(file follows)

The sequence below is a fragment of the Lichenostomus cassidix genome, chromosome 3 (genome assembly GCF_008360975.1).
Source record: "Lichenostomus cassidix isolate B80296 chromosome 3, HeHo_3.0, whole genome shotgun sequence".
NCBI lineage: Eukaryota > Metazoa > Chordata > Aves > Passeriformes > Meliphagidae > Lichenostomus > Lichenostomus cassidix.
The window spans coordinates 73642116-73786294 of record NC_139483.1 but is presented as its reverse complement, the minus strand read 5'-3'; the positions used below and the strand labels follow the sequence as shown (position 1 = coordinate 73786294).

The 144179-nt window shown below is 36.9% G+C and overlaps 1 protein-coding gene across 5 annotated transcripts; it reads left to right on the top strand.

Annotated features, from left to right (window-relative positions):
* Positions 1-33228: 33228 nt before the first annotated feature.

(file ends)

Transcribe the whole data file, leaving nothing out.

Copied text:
The sequence below is a fragment of the Lichenostomus cassidix genome, chromosome 3 (genome assembly GCF_008360975.1).
Source record: "Lichenostomus cassidix isolate B80296 chromosome 3, HeHo_3.0, whole genome shotgun sequence".
NCBI lineage: Eukaryota > Metazoa > Chordata > Aves > Passeriformes > Meliphagidae > Lichenostomus > Lichenostomus cassidix.
The window spans coordinates 73642116-73786294 of record NC_139483.1 but is presented as its reverse complement, the minus strand read 5'-3'; the positions used below and the strand labels follow the sequence as shown (position 1 = coordinate 73786294).

The 144179-nt window shown below is 36.9% G+C and overlaps 1 protein-coding gene across 5 annotated transcripts; it reads left to right on the top strand.

Annotated features, from left to right (window-relative positions):
* Positions 1-33228: 33228 nt before the first annotated feature.